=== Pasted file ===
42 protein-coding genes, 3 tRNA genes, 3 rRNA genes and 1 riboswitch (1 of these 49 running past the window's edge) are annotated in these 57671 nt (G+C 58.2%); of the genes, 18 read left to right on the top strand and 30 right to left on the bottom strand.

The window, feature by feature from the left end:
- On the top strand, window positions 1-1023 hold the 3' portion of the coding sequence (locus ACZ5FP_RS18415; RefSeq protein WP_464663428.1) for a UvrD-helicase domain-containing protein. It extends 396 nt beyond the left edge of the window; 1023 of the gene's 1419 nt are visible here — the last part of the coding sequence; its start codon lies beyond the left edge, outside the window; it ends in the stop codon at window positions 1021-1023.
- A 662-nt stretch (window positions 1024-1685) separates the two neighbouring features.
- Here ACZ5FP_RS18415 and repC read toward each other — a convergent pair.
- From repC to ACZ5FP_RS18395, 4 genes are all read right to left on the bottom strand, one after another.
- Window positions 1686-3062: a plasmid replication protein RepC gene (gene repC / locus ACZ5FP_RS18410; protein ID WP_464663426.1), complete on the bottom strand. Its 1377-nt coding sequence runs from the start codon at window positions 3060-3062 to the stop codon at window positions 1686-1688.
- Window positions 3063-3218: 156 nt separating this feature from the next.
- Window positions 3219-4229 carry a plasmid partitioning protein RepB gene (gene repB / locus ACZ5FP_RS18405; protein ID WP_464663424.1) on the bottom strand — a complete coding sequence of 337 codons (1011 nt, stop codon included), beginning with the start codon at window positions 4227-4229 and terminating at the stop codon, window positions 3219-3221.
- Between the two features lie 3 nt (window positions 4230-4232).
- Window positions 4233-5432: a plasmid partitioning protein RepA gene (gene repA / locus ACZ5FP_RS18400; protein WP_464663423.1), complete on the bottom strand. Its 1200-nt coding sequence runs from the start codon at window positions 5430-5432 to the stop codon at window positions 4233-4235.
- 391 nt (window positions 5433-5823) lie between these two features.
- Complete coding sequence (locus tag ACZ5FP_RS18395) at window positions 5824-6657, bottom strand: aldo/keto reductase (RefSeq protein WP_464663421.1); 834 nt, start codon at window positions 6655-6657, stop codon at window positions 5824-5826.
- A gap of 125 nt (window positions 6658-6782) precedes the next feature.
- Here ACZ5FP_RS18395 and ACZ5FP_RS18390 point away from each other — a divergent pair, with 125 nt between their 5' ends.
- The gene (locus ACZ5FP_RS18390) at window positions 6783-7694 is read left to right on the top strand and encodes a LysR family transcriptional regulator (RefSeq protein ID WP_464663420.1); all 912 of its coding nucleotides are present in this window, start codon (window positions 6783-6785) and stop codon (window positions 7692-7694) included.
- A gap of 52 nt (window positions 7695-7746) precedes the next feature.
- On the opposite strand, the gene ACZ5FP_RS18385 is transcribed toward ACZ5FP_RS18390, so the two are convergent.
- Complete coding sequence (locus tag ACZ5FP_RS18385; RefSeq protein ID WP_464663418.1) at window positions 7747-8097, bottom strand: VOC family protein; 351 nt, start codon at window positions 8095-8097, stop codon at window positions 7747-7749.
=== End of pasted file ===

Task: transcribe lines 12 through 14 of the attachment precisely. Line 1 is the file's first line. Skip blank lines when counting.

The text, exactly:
- 391 nt (window positions 5433-5823) lie between these two features.
- Complete coding sequence (locus tag ACZ5FP_RS18395) at window positions 5824-6657, bottom strand: aldo/keto reductase (RefSeq protein WP_464663421.1); 834 nt, start codon at window positions 6655-6657, stop codon at window positions 5824-5826.
- A gap of 125 nt (window positions 6658-6782) precedes the next feature.